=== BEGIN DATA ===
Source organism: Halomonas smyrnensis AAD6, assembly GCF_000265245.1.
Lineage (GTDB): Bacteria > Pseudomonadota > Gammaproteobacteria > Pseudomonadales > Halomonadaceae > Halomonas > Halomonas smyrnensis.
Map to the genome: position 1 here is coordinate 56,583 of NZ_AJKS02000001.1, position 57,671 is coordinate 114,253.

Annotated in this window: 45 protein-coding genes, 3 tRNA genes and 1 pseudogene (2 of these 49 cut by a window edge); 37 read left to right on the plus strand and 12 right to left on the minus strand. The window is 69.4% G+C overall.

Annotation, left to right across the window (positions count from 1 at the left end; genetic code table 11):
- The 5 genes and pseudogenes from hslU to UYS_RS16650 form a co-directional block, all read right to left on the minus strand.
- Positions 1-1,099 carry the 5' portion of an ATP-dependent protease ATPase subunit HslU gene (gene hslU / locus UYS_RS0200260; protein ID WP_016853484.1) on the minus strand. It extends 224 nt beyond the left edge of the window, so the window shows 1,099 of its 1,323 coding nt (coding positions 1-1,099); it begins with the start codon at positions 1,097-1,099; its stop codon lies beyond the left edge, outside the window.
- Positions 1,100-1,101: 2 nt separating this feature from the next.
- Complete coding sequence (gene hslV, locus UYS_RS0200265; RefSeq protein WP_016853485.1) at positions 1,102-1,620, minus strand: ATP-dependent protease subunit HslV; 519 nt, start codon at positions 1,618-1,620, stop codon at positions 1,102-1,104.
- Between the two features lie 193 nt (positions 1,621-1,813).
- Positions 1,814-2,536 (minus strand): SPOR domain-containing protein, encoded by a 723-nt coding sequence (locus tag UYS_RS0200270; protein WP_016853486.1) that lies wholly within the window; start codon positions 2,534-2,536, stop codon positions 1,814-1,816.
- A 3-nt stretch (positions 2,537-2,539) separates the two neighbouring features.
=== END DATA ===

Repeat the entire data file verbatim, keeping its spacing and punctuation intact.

Source organism: Halomonas smyrnensis AAD6, assembly GCF_000265245.1.
Lineage (GTDB): Bacteria > Pseudomonadota > Gammaproteobacteria > Pseudomonadales > Halomonadaceae > Halomonas > Halomonas smyrnensis.
Map to the genome: position 1 here is coordinate 56,583 of NZ_AJKS02000001.1, position 57,671 is coordinate 114,253.

Annotated in this window: 45 protein-coding genes, 3 tRNA genes and 1 pseudogene (2 of these 49 cut by a window edge); 37 read left to right on the plus strand and 12 right to left on the minus strand. The window is 69.4% G+C overall.

Annotation, left to right across the window (positions count from 1 at the left end; genetic code table 11):
- The 5 genes and pseudogenes from hslU to UYS_RS16650 form a co-directional block, all read right to left on the minus strand.
- Positions 1-1,099 carry the 5' portion of an ATP-dependent protease ATPase subunit HslU gene (gene hslU / locus UYS_RS0200260; protein ID WP_016853484.1) on the minus strand. It extends 224 nt beyond the left edge of the window, so the window shows 1,099 of its 1,323 coding nt (coding positions 1-1,099); it begins with the start codon at positions 1,097-1,099; its stop codon lies beyond the left edge, outside the window.
- Positions 1,100-1,101: 2 nt separating this feature from the next.
- Complete coding sequence (gene hslV, locus UYS_RS0200265; RefSeq protein WP_016853485.1) at positions 1,102-1,620, minus strand: ATP-dependent protease subunit HslV; 519 nt, start codon at positions 1,618-1,620, stop codon at positions 1,102-1,104.
- Between the two features lie 193 nt (positions 1,621-1,813).
- Positions 1,814-2,536 (minus strand): SPOR domain-containing protein, encoded by a 723-nt coding sequence (locus tag UYS_RS0200270; protein WP_016853486.1) that lies wholly within the window; start codon positions 2,534-2,536, stop codon positions 1,814-1,816.
- A 3-nt stretch (positions 2,537-2,539) separates the two neighbouring features.